For the first three years I made my own lunch, my choice was turkey and cheese sandwiches (no mayo) or peanut butter and jelly. Then I started to get more creative, packing favorite snacks like cheese quesadillas or cottage cheese and black olives in Tupperware containers.
I learned tricks for packing food to be eaten later. To stop pickles from leaking out of plastic baggies, you have to wrap them in paper towels. Chicken noodle soup stays warm in a Thermos. Crackers stored in the same bag with cheese get soggy by lunchtime.
I had always enjoyed grocery shopping with my mom, but now I had a vested interest in what went in the cart. I learned early not to ask for Lunchables because my mom showed me how many more crackers and cheese you could buy for less per serving. As we strolled the aisles, instead of indulging every gimmicky prepackaged food I reached for, my mom explained how that kind of food is marketed toward children and where to find the better-tasting, more-healthful and less-expensive alternatives. After all, she was making her lunch with what we bought, too.
My mom, who is a guidance counselor now, knew she was empowering my sister and me by not doing everything for us. “Anytime kids have input in what they eat or do with their time or the rules that are made, it makes them more responsible,” she says.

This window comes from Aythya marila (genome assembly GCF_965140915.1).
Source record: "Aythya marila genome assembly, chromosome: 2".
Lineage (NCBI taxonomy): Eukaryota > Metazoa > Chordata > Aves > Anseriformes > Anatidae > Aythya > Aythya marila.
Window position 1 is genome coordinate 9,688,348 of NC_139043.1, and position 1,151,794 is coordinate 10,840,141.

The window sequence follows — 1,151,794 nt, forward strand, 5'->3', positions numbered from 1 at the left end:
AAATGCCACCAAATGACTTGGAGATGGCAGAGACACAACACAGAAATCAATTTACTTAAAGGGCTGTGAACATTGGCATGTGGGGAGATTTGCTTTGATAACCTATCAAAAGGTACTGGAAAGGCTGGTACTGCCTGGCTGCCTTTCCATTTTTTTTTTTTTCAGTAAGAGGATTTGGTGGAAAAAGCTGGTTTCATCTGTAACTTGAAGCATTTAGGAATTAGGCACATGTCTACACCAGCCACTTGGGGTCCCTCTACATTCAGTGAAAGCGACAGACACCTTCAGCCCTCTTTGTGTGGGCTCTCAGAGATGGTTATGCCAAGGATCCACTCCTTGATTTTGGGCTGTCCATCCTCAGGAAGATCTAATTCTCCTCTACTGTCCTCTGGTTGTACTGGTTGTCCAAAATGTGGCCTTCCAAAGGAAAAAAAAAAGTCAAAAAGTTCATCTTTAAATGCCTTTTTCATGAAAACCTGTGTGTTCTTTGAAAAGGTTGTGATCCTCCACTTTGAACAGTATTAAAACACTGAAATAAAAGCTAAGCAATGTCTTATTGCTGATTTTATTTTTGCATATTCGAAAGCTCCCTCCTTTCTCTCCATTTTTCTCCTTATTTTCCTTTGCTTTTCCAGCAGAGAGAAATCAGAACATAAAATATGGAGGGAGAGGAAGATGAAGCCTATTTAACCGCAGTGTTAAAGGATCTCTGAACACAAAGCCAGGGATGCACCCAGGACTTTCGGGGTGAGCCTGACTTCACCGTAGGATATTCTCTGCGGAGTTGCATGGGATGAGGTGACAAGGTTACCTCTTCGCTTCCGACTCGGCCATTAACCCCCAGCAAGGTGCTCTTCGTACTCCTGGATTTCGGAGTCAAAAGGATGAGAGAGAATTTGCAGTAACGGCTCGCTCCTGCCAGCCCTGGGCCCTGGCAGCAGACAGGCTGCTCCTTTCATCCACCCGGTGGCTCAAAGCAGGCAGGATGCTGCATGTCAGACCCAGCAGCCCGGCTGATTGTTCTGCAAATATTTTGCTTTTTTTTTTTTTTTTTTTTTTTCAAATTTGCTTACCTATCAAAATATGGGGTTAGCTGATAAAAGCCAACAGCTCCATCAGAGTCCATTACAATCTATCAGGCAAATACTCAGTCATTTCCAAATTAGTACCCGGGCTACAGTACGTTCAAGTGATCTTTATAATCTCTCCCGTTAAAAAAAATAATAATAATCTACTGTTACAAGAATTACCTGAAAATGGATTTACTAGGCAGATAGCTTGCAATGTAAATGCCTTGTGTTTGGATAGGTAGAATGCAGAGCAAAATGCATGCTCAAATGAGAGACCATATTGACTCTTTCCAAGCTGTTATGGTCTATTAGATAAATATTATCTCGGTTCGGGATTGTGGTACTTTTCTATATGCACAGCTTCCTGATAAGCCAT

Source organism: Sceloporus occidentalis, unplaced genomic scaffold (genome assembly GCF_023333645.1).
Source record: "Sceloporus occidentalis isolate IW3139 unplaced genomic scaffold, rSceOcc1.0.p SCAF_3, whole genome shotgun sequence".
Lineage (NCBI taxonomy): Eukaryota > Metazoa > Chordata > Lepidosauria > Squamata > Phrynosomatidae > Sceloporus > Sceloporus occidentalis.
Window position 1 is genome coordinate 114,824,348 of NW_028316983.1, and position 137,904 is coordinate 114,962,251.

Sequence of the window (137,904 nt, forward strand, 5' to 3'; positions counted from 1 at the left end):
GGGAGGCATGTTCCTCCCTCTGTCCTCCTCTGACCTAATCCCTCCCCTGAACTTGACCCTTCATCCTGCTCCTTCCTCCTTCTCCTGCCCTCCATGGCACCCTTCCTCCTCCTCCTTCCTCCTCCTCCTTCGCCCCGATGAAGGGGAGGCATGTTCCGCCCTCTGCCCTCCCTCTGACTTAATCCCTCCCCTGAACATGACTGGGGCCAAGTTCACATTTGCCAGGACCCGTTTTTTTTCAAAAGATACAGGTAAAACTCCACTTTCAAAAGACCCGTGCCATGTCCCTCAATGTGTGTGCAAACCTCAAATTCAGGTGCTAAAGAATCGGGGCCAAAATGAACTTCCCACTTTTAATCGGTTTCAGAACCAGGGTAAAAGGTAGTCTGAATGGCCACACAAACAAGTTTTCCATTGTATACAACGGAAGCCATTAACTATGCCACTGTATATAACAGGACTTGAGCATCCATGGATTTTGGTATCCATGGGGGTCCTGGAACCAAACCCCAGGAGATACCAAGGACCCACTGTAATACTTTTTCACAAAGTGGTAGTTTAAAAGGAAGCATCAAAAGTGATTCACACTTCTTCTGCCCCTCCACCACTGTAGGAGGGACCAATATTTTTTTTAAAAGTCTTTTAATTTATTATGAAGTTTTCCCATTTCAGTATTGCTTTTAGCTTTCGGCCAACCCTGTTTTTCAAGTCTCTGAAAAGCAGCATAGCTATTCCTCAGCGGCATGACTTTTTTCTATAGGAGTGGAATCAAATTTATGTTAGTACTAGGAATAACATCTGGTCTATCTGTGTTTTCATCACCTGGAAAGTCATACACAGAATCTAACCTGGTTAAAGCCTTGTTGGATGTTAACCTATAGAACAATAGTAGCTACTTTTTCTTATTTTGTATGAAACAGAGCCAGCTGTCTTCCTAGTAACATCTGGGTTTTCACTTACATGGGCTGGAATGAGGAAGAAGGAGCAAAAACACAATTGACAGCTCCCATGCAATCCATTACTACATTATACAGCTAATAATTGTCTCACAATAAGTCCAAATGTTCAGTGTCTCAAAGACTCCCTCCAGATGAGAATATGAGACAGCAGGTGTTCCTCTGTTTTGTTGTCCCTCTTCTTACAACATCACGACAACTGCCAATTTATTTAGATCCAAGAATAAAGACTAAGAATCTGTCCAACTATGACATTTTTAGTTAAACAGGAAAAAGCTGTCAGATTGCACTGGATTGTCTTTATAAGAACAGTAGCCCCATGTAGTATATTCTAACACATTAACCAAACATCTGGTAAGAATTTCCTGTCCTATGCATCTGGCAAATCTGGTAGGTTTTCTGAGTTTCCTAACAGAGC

Of course, making my lunch every single day was a bummer sometimes, but once it became routine, I started to look forward to it, especially when I graduated to a cafeteria with a microwave. Hello, leftovers.
In high school, my football player buddies would complain about their mothers, who’d made them another turkey sandwich even though they’d asked for ham. “Make your own damn sandwiches,” I remember thinking to myself as I enjoyed reheated lasagna or Chinese takeout from the night before.
I grew to relish the control over what I ate. I knew how to make what I liked to eat, or at least how to reheat it. As you can imagine, these skills carried me into college: I already knew how to feed myself, which was one less thing to learn when I moved out.
“My ultimate goal was to raise independent daughters,” my mom says.